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In this post: Floating shelves are the perfect way to display home decor and they can be practical too. Here are 4 ways to make easy DIY floating shelves for any space.
There is just something so satisfying about floating shelves. They’re so neat and tidy looking and they don’t take up any floor space and suit just about any style of decor. We recently made DIY floating shelves for our living room and we LOVE them!
Finally decorate your own home – with confidence!
You’re so much closer to a beautifully-decorated home than you think. You just need a little help to get there!
Table of Contents
4 Ways to Make Easy DIY Floating Shelves for Any Space
01. The Most Common DIY Method
With this method, you essentially build a three-sided box and slide it onto wood brackets you’ve also DIY’d. Shanty 2 Chic blog does this really well here.
It only requires basic tools, wood, and screws (plus your finish of choice) and you can make it in any size you need.
- Pros: Really simple to do, completely customizable
- Cons: Uses more wood than other versions (which is a big con while wood prices are so high)
02. Ikea’s Lack Shelves
I’m still gonna call this a DIY since you have to hang it up to use it.
The Ikea Lack Shelves have hidden brackets that are already attached, so mounting these to the wall is a bit like hanging a picture.
Unfortunately, I can’t see these holding up all our pottery and books though.
- Pros: Easy-peasy to install, no separate brackets
- Cons: It seems to be out of stock in many locations, unable to find how much weight they can hold (but I wouldn’t think much based on design)
03. Wall Shelf with Brackets included in Package
Much like the Ikea shelves above, these aren’t actually a DIY. But these types of shelves are the easiest to install since they have everything you need in the package already.
The big drawback is the limited sizes available.
- Pros: Super simple to install, easy to wipe clean
- Cons: Cannot customize the size or finish, the 15-inch long version only holds up to 22 pounds (so be careful what you put on it)
04. Blind Shelf Brackets and 2×10’s
After looking at several ways to build shelves, we decided to go with these metal brackets from Amazon and 2″ x 10″ pine from the hardware store.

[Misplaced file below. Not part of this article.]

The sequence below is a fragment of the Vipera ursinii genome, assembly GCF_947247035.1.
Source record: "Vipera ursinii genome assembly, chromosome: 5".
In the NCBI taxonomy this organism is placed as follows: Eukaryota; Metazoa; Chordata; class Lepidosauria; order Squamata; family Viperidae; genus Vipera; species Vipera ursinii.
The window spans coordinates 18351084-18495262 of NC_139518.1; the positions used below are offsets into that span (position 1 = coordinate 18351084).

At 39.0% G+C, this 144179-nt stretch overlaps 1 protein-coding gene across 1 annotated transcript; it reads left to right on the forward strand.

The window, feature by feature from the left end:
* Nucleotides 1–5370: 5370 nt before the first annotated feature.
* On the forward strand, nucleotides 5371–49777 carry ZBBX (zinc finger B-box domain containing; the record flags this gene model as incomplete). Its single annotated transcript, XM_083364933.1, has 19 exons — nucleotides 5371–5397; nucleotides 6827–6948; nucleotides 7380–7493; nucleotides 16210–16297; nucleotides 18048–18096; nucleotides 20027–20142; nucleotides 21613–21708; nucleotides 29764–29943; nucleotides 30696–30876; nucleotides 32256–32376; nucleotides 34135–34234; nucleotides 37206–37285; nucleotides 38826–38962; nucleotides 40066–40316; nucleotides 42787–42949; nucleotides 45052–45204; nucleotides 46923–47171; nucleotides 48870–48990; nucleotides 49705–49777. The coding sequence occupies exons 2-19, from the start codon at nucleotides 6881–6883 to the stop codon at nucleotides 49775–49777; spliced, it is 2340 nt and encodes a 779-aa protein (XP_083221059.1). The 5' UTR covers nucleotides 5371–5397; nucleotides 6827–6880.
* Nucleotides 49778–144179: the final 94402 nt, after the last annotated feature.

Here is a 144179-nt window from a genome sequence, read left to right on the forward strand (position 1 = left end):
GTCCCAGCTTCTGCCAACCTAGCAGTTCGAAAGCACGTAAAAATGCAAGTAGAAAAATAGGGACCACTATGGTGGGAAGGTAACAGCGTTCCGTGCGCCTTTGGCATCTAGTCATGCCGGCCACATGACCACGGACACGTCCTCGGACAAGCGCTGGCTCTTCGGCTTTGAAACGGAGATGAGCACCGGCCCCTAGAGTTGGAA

(We’re actually rebels and used 2×12’s but I can’t “recommend” that since the brackets are supposed to only work with up to 2x10s.)
Each set of two of these brackets can hold up to one-hundred pounds, which is what really sold us on them because I knew we’d be putting a good amount of weight on each shelf with all the pottery and books I wanted to style them with. 😉
Tip: These brackets are apparently guaranteed to be straight, square, and of exceptional quality. We found them to be decent, with a few of the welds needing reinforcing where the post meets the wall bracket portion (the weakest part of the bracket). Since Dean works in a sheet metal shop, that wasn’t a huge deal for us. He just had them re-welded. But you want to make sure if you order them that the welds are strong when they arrive. If not, I suggest messaging the seller about exchanging them, because they may not hold up to weight.
Dean began by marking the wall at the heights we wanted the shelves to be on each side of the cabinet.
Then he used his stud-finder to attempt to locate any studs we could attach the brackets to. Unfortunately, there were none in appropriate places, so we marked the best place to put the brackets given our shelf width.
Dean then transferred those measurements to the shelves themselves so he could get them ready for the brackets. (This was simple for us because the shelf width is the full width of the space available.)
For this method, you need to fit the brackets into the wood by drilling a hole into the back for the bracket post to slide into, like the photo below. You will need a very long drill bit (6 inches) to do this.
And if you want the brackets to be 100% hidden, you can use a Dremel or router to create space for the bracket to sit flush with the back of the shelves, as shown in the photos below.
Attaching the brackets to the wall is as easy as drilling holes, popping anchors in, and then screwing them to the wall.
And of course, the best part of using these brackets is that you can then make the shelves completely custom.
Want white ones? Paint ’em! What them to be the same color as the wall? Paint ’em! Want them stained? Stain them (and seal them). Need them to be 31.25 inches long, no problem! (Just add more brackets if the shelves are longer than the manufacturer recommends.)
We used our recent favorite, Minwax Early American stain, topped with furniture wax we had on hand to finish them.
Then just slide each shelf onto its brackets.
And it somehow just happens to match our glass-door cabinet! Seriously, I couldn’t have planned it better if I tried!
- Pros: Cost-effective, completely custom (size and finish) for way less, can hold up to 100 pounds per two brackets
- Cons: Need to be decently acquainted with or comfortable using a few power tools (drill, router, saw)